It’s Your Money – Take Stock to Help Recover Losses

Many of us have contributed funds to help those who suffered great loss from Hurricane Katrina. We may not be thinking, however, about taking care of ourselves in the event a disaster would strike here. This should also be a wake-up call for us to take stock of what we have to help us recover from devastating and unexpected occurrences.

The most important step you can take is to make a complete inventory of what you have. The list should include the item, a description, make, model and when it was purchased. For example: 27-inch color TV, Sony, serial No. 0000, purchased in 2001.

Take photos of special and expensive items and videotape each room. More complete guidelines for completing an inventory can be found at the Rocky Mountain Insurance Information Association non-profit Web site at The RMIIA site also connects you to the Insurance Information Institute’s site that provides free software for documenting your possessions. This inventory will support your claims in the event of a flood, fire, tornado, other natural disasters and theft. Give a copy of your inventory to a family member or friend who lives in another geographical area.

Did you realize that your homeowner’s insurance does not protect you against damage from floods? However, flood insurance was established by the federal government in 1968 in a program administered by the Federal Insurance Administration. The flood insurance program is totally self supported. All dollars paid by the flood insurance program come from policyholder premiums.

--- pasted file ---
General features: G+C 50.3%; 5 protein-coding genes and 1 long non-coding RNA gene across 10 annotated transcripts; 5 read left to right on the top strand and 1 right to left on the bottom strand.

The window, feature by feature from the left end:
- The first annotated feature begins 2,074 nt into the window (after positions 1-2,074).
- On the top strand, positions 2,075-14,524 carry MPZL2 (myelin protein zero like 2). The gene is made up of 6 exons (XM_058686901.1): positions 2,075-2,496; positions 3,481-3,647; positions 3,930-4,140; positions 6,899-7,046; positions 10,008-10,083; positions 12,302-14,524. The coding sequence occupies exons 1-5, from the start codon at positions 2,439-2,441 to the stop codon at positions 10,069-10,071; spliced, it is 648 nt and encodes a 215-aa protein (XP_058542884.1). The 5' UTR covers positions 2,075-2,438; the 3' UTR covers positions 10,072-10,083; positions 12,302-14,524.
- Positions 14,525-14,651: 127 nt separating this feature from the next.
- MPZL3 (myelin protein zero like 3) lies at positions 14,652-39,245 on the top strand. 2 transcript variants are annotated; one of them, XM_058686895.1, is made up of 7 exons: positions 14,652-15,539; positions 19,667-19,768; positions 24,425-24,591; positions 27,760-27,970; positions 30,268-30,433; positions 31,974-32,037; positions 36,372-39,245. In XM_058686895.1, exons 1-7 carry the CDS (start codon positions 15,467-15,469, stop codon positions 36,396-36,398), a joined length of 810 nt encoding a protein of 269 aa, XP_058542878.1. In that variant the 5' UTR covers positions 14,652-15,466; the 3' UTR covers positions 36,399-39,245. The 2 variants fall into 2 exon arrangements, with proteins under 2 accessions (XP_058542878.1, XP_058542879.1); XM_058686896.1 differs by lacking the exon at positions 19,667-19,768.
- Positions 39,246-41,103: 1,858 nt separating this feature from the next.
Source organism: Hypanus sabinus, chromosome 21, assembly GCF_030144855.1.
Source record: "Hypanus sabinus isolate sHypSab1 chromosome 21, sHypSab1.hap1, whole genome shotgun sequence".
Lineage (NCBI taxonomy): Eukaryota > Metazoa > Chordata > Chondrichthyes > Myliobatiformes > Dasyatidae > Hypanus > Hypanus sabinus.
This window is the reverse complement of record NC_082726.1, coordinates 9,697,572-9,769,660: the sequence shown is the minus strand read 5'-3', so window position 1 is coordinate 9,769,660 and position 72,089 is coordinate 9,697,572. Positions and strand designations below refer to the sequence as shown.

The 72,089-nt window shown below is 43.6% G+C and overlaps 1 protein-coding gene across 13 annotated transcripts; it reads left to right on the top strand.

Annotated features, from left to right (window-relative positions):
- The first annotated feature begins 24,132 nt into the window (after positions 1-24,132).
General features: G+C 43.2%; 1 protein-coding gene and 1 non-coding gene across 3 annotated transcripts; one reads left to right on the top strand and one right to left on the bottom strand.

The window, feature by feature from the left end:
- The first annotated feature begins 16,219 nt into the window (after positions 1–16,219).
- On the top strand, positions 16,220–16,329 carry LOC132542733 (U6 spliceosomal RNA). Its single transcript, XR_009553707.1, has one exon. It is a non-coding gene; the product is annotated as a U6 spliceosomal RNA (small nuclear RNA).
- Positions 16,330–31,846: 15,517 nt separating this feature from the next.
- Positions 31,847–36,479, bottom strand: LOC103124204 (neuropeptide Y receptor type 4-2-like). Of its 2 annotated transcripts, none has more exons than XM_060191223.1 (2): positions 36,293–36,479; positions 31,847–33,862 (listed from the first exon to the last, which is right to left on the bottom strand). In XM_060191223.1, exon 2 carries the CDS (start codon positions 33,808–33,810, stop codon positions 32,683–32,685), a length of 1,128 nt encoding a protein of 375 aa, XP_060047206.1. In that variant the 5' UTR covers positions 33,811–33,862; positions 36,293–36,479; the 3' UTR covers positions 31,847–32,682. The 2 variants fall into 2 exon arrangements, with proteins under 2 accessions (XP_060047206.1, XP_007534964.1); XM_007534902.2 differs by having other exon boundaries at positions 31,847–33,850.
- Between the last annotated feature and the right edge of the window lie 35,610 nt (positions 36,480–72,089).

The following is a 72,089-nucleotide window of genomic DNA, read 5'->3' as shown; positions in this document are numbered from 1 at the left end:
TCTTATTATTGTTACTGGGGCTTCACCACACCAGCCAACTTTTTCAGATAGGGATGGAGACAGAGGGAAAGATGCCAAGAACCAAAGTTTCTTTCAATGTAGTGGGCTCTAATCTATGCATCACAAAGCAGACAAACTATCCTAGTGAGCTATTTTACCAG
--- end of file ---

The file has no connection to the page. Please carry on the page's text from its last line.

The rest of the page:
To buy flood insurance, your community must be accepted into the flood program (Fort Collins qualifies). Residents – both homeowners and renters – in qualified communities can purchase flood insurance from any licensed insurance agent who is writing flood insurance under arrangements with the Federal Insurance Administration in the United States. All premiums, policy wording and rules are the same nationwide.      

With one exception, flood insurance does not provide replacement cost coverage on lost property. This means that, at the time of loss, the value of the property or item will be its current replacement cost minus a certain amount for depreciation. No contents stored in a basement are covered by flood insurance.

For more information about flood insurance, go to the Colorado Division of Insurance Web site at Numerous publications are available to the public explaining flood insurance and the yearly comparison of premiums from companies that offer homeowner’s insurance in Colorado. The range of premiums for a frame home in Fort Collins ranges from a high of $1,842 to a low of $549.

If you decide this is a good time to shop for homeowner’s insurance coverage, be sure you are comparing similar policies. Ask how much the deductible is, which perils are covered, how much liability insurance is included and if the coverage is for replacement cost value. Ask if you are eligible for any discounts.  

Prepare now for the unexpected.

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Judy McKenna, Ph.D., CFP, Family Economics Specialist, Colorado State University Cooperative Extension,